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Physical: An American Checkup

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Physical: An American Checkup Cover

 

Synopses & Reviews

Publisher Comments:

Physical is the story of a hard-living, happily married, middle-aged American (the author) who gets a three-day "executive checkup" at the Mayo Clinic and is thereby forced to confront his mortality, not to mention glove-wearing doctors and the pair of dominatrix-esque technicians who supervise his stress test quite strictly. James McManus must understand his revised actuarial odds in the light of his not-so-long-lived forebears and the fact that his youngest children are only six and five years old. He has to survive his own cardiovascular system, inherited habits, and genetic handicaps long enough to see Bea and Grace into adulthood. But with so much at stake, and in spite of his terror of death, he may not have the willpower to follow the Mayo clinicians' advice.

On a related health front, McManus's twenty-nine-year-old daughter, Bridget, has lived with juvenile diabetes since she was four, and the Bush Administration's opposition to the stem cell research that could save her life makes him feel like he "might have to do something rash." Meanwhile, should he have a vasectomy? Or try for another child, having lost his only son? How much longer will he be able to perform such manly feats without Viagra? Is his grateful wife sleeping with the brilliant ophthalmological surgeon who saved their daughter's vision? Physical negotiates the political and medical forks in the labyrinth of our health care system and calls for sanity and enlightenment in the stem cell research wars. It's a no-holds-barred, wrenching, but often hilarious portrait of the looming mortality of a privileged generation that can't believe the party's winding down, if not over.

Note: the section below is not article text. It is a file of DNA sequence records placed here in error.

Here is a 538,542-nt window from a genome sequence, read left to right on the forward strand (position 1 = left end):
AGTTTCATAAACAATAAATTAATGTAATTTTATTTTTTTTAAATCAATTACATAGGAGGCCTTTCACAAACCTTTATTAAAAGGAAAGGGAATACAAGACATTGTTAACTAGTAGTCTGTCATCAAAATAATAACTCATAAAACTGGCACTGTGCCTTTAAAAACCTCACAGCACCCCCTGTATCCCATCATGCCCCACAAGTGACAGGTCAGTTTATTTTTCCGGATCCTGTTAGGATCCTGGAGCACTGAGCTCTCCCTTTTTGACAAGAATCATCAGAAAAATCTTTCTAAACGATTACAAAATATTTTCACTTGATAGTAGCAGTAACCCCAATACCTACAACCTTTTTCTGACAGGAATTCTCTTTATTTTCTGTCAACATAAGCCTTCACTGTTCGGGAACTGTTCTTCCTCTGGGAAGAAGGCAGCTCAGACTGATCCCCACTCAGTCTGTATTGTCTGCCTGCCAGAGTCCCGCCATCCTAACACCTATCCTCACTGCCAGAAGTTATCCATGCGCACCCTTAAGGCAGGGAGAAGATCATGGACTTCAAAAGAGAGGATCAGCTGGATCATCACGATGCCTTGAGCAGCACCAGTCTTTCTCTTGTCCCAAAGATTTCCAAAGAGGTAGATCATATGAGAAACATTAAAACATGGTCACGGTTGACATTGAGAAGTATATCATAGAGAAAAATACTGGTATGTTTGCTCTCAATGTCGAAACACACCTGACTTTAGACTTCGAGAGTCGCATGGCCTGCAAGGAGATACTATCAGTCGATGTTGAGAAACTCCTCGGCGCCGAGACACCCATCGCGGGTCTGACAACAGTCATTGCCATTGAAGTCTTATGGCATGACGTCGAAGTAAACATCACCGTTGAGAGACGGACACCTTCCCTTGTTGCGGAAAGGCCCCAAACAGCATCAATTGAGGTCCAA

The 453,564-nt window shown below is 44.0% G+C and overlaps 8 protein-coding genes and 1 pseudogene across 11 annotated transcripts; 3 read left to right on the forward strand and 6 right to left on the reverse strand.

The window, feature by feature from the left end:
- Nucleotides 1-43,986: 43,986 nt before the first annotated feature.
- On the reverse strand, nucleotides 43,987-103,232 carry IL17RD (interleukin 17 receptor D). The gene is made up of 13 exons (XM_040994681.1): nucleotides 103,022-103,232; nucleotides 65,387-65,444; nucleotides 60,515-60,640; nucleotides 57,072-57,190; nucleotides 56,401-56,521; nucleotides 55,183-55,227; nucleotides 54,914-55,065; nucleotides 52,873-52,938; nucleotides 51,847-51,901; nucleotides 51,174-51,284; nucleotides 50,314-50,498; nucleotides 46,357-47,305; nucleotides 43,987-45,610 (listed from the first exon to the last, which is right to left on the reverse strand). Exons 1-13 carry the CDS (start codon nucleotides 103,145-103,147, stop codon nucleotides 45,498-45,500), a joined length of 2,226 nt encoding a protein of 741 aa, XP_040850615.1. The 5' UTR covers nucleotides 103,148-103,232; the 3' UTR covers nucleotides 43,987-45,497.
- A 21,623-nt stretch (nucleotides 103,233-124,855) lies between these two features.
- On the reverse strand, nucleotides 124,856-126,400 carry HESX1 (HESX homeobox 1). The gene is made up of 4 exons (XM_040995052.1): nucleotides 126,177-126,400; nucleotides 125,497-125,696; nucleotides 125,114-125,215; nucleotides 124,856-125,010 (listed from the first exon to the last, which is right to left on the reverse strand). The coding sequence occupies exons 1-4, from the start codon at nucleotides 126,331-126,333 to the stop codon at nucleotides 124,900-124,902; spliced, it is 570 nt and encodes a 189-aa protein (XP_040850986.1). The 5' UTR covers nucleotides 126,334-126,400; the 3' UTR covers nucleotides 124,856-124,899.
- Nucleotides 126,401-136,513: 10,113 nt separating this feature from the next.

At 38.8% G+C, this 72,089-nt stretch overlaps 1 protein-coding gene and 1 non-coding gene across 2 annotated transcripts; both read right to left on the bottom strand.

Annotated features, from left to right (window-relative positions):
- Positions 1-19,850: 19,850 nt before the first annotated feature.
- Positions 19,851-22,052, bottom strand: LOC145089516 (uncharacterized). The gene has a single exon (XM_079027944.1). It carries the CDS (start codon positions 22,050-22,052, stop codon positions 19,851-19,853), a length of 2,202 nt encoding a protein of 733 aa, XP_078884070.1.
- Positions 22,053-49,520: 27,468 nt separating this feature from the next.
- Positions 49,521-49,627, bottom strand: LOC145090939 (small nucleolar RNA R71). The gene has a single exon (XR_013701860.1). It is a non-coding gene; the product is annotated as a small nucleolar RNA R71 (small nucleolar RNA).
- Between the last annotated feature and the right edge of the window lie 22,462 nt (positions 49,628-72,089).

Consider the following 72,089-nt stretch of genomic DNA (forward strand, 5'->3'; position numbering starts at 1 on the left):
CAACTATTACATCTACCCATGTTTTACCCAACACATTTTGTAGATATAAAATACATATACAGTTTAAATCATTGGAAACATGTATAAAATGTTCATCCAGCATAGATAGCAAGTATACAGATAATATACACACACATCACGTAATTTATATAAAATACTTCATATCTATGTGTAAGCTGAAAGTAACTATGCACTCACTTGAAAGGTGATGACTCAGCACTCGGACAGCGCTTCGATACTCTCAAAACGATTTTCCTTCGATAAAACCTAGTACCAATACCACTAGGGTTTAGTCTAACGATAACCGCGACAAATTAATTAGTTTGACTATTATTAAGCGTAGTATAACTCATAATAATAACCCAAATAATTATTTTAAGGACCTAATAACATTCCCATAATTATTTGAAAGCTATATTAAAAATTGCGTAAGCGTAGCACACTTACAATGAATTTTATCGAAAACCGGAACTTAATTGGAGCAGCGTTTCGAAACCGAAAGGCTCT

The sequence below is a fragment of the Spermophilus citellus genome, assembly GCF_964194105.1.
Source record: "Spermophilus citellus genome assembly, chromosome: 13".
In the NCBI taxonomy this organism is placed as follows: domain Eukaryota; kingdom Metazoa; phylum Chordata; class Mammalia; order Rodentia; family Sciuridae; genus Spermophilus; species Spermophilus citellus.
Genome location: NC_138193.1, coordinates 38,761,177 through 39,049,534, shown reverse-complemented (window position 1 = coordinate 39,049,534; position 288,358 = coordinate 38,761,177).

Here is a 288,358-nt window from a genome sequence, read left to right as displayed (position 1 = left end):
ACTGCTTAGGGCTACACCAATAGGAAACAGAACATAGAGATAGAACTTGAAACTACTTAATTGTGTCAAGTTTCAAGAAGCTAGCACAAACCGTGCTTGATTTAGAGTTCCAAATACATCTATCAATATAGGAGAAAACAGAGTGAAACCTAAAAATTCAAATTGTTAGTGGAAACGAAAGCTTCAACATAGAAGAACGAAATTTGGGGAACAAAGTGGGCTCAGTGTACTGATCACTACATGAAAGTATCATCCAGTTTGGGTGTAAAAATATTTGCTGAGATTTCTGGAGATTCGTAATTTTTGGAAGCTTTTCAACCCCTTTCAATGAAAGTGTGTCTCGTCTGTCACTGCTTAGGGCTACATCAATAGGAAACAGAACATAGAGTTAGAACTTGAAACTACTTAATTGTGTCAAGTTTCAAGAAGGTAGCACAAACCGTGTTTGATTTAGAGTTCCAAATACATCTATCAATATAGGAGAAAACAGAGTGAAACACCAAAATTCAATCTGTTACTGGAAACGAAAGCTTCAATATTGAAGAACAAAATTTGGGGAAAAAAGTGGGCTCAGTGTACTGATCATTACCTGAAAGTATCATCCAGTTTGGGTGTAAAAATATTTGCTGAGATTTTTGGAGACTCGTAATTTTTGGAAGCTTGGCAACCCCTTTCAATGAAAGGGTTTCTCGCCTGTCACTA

Review:

"As McManus (author of the bestselling Positively Fifth Street) admits, he's been spending too much time on his duff, playing poker and eating third helpings of his wife's cooking. He also likes his liquor and his postprandial cigarette — all bad things given his family history of early heart attacks and death. In this disjointed, sometimes uproarious, sometimes powerful book, Mcmanus describes his experience of the ber-physical — the executive physical at the Mayo Clinic. McManus does amazing high-energy riffs on themes like our belief in our own immortality, and assesses the manner and personalities of his doctors as keenly as they examine him. One wonders whether he needed an $8,000 physical to learn he should exercise more, eat and drink less and cut out the smoking, but the tour of the remarkable Mayo Clinic and the best physical money can buy is well worthwhile. Equally strong is a recounting of his older daughter Bridget's struggle with juvenile diabetes, which leads to forceful but repetitious rants against President Bush for virtually banning embryonic stem cell research (which could lead to a cure for diabetes). Odd detours into other areas of McManus's physical life, like his reluctance to have a vasectomy, are less gratifying, and the book doesn't really add up to a look at health care in America today. Agent, Sloan Harris." Publishers Weekly (Copyright Reed Business Information, Inc.)